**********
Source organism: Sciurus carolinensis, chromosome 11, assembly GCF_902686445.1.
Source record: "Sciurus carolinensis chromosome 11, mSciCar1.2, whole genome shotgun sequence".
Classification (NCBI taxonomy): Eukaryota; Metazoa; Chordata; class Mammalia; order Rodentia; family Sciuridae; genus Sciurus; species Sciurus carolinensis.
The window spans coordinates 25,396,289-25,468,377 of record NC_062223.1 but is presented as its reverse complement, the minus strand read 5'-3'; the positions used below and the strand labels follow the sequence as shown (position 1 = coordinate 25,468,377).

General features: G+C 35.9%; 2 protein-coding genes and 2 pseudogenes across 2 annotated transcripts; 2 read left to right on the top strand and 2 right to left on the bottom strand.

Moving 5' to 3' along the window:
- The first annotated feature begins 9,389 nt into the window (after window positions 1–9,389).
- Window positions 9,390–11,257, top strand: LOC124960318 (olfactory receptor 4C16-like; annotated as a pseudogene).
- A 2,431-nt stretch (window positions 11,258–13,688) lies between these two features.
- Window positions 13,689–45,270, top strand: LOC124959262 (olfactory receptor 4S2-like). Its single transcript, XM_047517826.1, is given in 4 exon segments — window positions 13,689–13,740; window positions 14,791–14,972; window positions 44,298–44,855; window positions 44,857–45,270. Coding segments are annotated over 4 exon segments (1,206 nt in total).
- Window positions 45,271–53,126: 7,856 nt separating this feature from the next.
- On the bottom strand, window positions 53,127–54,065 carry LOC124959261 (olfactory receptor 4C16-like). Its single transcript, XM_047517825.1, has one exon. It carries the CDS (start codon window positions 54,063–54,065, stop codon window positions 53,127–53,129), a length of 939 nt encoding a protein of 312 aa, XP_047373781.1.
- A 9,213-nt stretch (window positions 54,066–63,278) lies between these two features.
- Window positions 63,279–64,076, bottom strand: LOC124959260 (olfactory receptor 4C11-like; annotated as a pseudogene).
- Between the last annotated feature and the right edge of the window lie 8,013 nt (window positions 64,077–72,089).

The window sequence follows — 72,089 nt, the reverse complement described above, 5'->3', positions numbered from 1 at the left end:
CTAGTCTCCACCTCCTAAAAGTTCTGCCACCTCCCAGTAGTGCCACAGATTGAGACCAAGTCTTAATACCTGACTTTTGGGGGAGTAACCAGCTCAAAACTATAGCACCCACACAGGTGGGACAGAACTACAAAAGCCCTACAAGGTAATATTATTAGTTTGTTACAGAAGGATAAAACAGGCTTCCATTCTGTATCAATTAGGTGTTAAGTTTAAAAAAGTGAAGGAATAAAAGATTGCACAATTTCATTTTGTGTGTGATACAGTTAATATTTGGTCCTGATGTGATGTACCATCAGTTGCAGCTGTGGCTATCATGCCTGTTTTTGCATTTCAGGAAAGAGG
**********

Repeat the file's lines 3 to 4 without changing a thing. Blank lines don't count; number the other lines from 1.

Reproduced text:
Classification (NCBI taxonomy): Eukaryota; Metazoa; Chordata; class Mammalia; order Rodentia; family Sciuridae; genus Sciurus; species Sciurus carolinensis.
The window spans coordinates 25,396,289-25,468,377 of record NC_062223.1 but is presented as its reverse complement, the minus strand read 5'-3'; the positions used below and the strand labels follow the sequence as shown (position 1 = coordinate 25,468,377).